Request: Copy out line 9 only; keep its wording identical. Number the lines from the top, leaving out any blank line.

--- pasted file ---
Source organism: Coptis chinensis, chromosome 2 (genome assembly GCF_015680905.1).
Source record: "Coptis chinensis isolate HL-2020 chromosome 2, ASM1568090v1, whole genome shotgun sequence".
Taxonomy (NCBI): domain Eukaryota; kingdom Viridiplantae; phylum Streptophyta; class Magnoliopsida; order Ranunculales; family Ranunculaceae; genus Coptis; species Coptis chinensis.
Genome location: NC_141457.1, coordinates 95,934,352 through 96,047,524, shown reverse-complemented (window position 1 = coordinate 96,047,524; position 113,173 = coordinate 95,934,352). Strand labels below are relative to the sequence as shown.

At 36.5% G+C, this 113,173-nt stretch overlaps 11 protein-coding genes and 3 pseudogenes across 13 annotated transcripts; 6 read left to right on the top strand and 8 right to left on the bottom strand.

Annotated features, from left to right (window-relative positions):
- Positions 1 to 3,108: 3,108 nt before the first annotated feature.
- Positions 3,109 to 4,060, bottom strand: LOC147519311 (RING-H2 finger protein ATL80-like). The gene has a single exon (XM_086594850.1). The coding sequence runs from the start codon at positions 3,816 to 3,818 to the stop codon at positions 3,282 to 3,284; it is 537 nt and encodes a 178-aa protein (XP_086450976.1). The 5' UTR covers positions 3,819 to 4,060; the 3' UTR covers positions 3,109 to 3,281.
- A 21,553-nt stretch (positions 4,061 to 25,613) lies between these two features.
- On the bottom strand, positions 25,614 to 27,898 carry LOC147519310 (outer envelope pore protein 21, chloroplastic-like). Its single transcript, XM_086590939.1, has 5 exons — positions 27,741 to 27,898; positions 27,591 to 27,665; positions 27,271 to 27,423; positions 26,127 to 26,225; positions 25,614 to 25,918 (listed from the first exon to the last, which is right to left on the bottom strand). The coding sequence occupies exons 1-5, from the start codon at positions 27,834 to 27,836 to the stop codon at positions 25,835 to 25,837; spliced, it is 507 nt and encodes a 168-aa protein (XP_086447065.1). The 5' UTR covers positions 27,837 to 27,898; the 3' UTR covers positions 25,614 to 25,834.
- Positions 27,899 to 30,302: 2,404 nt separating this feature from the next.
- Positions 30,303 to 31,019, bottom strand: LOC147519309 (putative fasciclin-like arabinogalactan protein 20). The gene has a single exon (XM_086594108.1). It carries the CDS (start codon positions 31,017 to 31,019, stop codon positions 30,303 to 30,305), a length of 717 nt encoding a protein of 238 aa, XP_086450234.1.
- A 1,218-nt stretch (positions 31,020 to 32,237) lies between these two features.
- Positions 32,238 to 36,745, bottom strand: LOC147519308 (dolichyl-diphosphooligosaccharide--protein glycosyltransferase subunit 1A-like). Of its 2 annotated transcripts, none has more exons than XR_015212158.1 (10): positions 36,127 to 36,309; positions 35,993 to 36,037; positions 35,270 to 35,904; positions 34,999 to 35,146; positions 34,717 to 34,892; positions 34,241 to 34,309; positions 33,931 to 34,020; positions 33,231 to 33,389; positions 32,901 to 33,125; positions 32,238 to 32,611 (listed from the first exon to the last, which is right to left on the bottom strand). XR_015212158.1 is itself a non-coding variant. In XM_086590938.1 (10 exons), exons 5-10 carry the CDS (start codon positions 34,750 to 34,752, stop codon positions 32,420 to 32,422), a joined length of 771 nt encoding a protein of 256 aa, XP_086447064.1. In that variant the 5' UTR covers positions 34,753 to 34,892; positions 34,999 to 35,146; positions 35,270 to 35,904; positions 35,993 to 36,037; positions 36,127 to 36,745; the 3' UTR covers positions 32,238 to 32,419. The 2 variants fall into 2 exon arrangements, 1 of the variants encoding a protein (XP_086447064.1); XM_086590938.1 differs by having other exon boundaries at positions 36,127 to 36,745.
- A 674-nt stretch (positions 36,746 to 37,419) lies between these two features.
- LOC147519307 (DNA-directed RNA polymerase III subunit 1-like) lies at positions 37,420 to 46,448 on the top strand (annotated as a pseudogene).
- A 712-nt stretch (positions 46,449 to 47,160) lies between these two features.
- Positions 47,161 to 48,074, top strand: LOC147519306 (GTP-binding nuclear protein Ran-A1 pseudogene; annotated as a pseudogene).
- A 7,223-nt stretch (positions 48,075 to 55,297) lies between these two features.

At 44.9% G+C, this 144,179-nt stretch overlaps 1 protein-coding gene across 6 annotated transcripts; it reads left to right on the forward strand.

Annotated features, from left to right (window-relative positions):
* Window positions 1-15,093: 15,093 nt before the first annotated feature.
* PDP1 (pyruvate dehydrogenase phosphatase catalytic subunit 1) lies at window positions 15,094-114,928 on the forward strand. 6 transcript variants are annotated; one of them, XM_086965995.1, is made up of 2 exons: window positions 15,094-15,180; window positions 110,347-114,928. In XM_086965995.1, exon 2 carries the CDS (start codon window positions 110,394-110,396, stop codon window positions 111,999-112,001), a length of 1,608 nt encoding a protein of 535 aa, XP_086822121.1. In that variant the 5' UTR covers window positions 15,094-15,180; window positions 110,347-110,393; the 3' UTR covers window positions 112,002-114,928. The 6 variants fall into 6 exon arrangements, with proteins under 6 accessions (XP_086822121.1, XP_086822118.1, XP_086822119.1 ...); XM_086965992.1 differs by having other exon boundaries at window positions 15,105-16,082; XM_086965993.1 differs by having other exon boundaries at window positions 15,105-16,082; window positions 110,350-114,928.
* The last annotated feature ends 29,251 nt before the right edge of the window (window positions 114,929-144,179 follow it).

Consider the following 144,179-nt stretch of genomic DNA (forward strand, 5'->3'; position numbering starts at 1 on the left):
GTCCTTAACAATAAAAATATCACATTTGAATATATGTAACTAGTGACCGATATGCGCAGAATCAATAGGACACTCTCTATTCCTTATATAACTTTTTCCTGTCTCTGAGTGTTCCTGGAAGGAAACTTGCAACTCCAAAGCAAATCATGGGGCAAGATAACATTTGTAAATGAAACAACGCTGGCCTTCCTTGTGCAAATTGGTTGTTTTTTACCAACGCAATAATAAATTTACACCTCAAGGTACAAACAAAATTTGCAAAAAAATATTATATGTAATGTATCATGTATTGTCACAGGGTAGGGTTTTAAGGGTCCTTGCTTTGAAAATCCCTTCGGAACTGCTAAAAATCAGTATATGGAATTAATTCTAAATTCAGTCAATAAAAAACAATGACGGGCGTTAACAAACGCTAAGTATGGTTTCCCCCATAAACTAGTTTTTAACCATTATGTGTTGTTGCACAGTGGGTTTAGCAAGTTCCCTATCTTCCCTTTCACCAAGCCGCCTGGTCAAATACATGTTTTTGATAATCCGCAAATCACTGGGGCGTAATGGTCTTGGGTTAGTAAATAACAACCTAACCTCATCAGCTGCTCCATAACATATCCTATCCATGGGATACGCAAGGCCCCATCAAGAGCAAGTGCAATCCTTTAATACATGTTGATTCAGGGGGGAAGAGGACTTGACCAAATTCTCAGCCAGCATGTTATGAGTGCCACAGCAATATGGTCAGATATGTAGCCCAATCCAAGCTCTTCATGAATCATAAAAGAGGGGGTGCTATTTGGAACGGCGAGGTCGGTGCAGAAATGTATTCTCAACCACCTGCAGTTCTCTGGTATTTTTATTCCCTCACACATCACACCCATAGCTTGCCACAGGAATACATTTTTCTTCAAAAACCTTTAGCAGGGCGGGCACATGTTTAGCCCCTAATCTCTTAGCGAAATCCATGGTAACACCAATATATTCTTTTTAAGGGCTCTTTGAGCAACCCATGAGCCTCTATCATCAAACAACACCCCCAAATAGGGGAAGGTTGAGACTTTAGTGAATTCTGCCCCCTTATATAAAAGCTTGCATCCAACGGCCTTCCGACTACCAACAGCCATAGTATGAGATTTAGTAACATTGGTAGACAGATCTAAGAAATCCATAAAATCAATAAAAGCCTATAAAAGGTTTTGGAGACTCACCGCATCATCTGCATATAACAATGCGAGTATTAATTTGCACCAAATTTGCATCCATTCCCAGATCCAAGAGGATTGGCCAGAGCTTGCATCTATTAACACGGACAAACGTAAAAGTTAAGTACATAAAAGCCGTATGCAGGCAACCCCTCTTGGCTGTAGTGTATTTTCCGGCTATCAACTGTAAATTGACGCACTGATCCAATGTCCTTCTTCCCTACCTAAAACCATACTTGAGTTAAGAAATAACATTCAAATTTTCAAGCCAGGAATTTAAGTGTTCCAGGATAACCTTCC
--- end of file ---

- A 21,553-nt stretch (positions 4,061 to 25,613) lies between these two features.